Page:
Original URL: https://www.theregister.co.uk/2007/06/01/review_lg_u970/
LG U970 Shine mobile phone
Why do new products sound like WWII submarines?
Review Part of LG's Black Label series (sounds like a whisky), which also includes the KG800 Chocolate, the U970 features a brushed metal casing and a mirror effect display that makes it look more like an exquisite sculpture than a 3G, 2-megapixel camera and MP3-enabled phone.
The U970 has a slider style handset, which opens with sickening smoothness to reveal a compact Motorola Razr-style keypad. The sliding movement requires a greater than average thumb push to open, which means it won't slide open in your pocket. The metal body also gave us confidence that the handset was robust and could survive the odd bump and knock.
The 240 x 320 pixel QVGA display screen is the handset's best aesthetic feature. It provides a clear resolution of up to 262,000 colours when in use and transforms into a mirrored surface when in standby or slid down, making it perfect for the more image conscious mobile users.
In addition, its slim dimensions, 9.98 x 5.06 x 1.37cm and 119g weight, mean it is very jean, shirt, and suit pocket friendly. A scroll wheel underneath the screen is used to browse through and select menu options. This is fine when, for example, just browsing the internet, but having to push down on the scroll wheel to select options meant we often selected something different to the one wanted, which quickly became very annoying. Two soft keys for alternate menus also feature on either side of the scroll wheel.
It seems a slight fashion faux pas that LG has decided to cram all the U970's shortcut keys onto its left-hand side. There are two selection buttons that serve a myriad of purposes, including adjusting the in-call volume and browsing through the main menu, one for main menu access and another for the camera.
Lift a silver flap, also on the left-hand side, and you're able to plug in the power charger. Unfortunately, the port also doubles up as the headphone jack and USB port though, meaning we were unable to charge, listen to MP3s, and transfer data at the same time.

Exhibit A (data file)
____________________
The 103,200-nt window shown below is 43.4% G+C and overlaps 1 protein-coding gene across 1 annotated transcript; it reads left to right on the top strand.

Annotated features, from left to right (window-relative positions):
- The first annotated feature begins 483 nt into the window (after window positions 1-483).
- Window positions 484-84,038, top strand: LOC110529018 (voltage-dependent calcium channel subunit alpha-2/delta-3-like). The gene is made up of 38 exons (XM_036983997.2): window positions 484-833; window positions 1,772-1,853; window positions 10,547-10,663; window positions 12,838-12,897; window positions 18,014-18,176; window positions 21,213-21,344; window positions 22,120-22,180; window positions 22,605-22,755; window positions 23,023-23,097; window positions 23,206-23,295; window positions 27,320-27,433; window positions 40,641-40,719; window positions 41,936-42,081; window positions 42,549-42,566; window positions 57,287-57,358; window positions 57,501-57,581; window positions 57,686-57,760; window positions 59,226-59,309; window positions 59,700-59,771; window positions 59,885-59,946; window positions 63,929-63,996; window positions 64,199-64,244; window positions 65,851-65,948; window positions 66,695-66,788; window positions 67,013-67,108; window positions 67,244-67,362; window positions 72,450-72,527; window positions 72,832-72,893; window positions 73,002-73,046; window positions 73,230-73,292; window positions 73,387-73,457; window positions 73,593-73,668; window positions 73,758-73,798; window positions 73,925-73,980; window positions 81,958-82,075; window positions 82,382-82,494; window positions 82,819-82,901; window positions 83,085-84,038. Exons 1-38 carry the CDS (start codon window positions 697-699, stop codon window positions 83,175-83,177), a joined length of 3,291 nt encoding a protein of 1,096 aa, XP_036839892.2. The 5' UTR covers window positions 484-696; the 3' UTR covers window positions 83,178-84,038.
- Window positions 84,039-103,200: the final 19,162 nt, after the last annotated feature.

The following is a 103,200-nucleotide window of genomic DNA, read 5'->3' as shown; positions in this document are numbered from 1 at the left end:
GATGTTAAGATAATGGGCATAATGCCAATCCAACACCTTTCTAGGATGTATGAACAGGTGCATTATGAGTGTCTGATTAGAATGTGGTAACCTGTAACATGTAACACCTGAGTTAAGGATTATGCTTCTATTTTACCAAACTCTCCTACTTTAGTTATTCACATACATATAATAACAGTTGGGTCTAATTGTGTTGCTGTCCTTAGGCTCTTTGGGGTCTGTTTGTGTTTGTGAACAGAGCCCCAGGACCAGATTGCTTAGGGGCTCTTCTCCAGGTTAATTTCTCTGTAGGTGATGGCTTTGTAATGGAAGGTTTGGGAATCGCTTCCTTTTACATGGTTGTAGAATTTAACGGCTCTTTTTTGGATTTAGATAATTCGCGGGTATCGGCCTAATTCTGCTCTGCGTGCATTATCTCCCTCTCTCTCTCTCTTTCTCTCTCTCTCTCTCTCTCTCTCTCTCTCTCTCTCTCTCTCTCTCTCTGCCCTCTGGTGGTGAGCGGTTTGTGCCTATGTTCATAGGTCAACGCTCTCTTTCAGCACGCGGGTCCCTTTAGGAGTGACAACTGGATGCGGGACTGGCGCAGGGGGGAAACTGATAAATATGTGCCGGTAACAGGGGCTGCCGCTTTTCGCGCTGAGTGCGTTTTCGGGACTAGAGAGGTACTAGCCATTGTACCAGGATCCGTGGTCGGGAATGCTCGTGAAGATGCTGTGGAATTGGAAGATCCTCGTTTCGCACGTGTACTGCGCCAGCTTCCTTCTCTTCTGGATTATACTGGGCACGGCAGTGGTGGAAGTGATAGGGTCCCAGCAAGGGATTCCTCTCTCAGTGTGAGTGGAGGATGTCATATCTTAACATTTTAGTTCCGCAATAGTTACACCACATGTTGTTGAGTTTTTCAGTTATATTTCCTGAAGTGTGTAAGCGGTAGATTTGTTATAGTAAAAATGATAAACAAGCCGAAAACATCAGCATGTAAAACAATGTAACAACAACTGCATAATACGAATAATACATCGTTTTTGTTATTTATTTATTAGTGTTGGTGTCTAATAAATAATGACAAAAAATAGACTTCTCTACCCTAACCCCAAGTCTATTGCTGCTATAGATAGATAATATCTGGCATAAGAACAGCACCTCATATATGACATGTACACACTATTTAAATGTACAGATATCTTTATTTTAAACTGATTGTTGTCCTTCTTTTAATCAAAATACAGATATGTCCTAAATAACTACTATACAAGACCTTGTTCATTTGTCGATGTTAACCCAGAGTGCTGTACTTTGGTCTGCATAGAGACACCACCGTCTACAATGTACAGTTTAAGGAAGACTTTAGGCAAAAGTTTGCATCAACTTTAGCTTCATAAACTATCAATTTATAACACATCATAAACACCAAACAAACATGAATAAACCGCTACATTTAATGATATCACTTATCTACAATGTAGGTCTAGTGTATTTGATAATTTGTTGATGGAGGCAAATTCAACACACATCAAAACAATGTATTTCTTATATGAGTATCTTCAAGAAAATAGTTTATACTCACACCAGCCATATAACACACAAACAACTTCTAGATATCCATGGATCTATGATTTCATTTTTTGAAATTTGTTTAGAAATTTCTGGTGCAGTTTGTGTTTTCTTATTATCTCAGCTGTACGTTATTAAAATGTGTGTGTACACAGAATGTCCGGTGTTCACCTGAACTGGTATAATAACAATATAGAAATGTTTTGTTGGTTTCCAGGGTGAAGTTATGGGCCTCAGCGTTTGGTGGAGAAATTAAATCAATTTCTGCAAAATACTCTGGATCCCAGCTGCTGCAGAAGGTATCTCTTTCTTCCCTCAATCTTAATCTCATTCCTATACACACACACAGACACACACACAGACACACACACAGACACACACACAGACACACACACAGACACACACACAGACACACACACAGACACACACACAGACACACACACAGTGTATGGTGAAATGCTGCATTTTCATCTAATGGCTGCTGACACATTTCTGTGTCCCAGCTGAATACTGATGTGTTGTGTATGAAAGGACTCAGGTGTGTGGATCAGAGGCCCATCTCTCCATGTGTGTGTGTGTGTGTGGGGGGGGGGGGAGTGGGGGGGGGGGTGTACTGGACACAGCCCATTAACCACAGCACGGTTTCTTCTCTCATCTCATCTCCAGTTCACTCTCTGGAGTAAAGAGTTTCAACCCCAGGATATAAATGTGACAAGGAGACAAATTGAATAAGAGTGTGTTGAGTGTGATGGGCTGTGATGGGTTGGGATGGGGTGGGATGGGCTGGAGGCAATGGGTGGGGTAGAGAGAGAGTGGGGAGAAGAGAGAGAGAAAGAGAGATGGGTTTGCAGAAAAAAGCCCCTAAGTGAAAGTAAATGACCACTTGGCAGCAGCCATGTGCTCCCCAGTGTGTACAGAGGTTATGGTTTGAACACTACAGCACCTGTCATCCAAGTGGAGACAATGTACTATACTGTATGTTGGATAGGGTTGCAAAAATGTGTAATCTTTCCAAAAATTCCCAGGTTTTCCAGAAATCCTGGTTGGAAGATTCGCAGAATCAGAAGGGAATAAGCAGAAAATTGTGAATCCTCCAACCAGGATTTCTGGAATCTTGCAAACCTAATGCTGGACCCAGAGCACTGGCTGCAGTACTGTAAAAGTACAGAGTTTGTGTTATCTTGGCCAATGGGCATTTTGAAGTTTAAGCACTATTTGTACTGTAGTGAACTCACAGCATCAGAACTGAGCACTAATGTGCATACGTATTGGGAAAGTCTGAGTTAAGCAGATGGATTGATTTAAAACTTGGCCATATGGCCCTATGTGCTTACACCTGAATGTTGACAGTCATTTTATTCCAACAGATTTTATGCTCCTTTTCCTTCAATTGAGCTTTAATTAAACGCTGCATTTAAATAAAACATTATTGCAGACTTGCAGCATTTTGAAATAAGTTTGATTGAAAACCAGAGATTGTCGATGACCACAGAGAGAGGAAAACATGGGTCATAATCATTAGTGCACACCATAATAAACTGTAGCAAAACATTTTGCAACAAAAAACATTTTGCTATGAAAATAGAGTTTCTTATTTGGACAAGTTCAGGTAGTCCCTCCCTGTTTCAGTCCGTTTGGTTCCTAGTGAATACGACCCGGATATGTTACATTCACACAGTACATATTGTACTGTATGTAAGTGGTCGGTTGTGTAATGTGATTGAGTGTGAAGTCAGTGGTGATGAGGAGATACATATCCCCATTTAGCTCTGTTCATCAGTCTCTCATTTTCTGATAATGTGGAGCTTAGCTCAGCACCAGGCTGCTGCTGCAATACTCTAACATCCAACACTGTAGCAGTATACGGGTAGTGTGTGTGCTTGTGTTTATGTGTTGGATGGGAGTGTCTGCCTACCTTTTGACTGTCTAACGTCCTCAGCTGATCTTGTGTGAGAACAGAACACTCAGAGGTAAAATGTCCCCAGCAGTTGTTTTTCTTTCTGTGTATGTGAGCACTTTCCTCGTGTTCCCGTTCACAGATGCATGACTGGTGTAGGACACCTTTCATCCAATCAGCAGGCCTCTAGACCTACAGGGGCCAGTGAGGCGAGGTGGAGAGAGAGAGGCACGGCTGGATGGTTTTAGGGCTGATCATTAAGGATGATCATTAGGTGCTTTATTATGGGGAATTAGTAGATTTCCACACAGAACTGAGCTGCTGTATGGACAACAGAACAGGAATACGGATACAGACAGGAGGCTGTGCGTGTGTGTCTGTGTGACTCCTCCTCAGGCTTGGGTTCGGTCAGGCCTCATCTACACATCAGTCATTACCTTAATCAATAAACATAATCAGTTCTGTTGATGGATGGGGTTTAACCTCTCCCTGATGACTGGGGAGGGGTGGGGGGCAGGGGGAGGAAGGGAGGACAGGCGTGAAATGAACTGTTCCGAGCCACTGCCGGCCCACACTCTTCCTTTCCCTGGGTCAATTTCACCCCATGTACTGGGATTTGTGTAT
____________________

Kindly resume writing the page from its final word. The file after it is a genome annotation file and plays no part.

On its underside, the U970 features an auto-focus, 2x zoom and a 2-megapixel Schneider Kreuznach certified lens. It's capable of snapping in a range of sizes, ranging from 1600 x 1200 at the largest and down to 176 x 144, which made it easier to alter the size of an image when shooting different scenes - in our case Big Ben and close-ups of our lovely receptionist, Hannah.
Image quality can be adjusted between super fine, fine, and standard settings, according to light levels. A built-in flash also means images can be brightened in dark conditions. Combining these features resulted in some decent quality images under a range of conditions. However, the lens is positioned on the underside of the phone, rather than only being available when the phone is slid open, meaning it was continually exposed to potential scratches and the like. That design flaw aside, one nice feature is the ability to get creative with images and apply different effects, such as sepia or black and white. Frames can also be applied before the image is taken to ensure the subject is always perfectly positioned.
PictBridge technology is also supported, so snaps can be printed without needing a PC. Any user hoping to use this feature will need their printer to have a type A USB port though. LG has wisely included a second VGA camera, of unspecified megapixel ability, on the phone's front. The lens performs all the same functions as the primary camera and is particularly useful for taking pictures of yourself with a group of friends.
Since the tri-band U970 is 3G equipped, the second lens is also used for video calls. Our test handset came from 3, so we were expecting big things from the 64Kbps data upload speed that the network operator claims is possible. Sadly, screen quality for video calls was juddery at best, with sound often falling out of synch with the vision, and the device sometimes struggled for service outside the capital.
Several video call options are available though, such as adjustments to the facial positioning of the U970 user, picture size of the caller, and substitute pictures - should you wish to cloak your image under a pseudonym.
Hand-in-hand with the U970's 3G capability sits its HSDPA technology that provides internet x-HTM access at monstrous 3.6Mbps in UTMS mode. Internet content and features, such as games, music, and news are service provider dependent, but 3's network served up a varied selection - we even downloaded a full music track in about 35 seconds.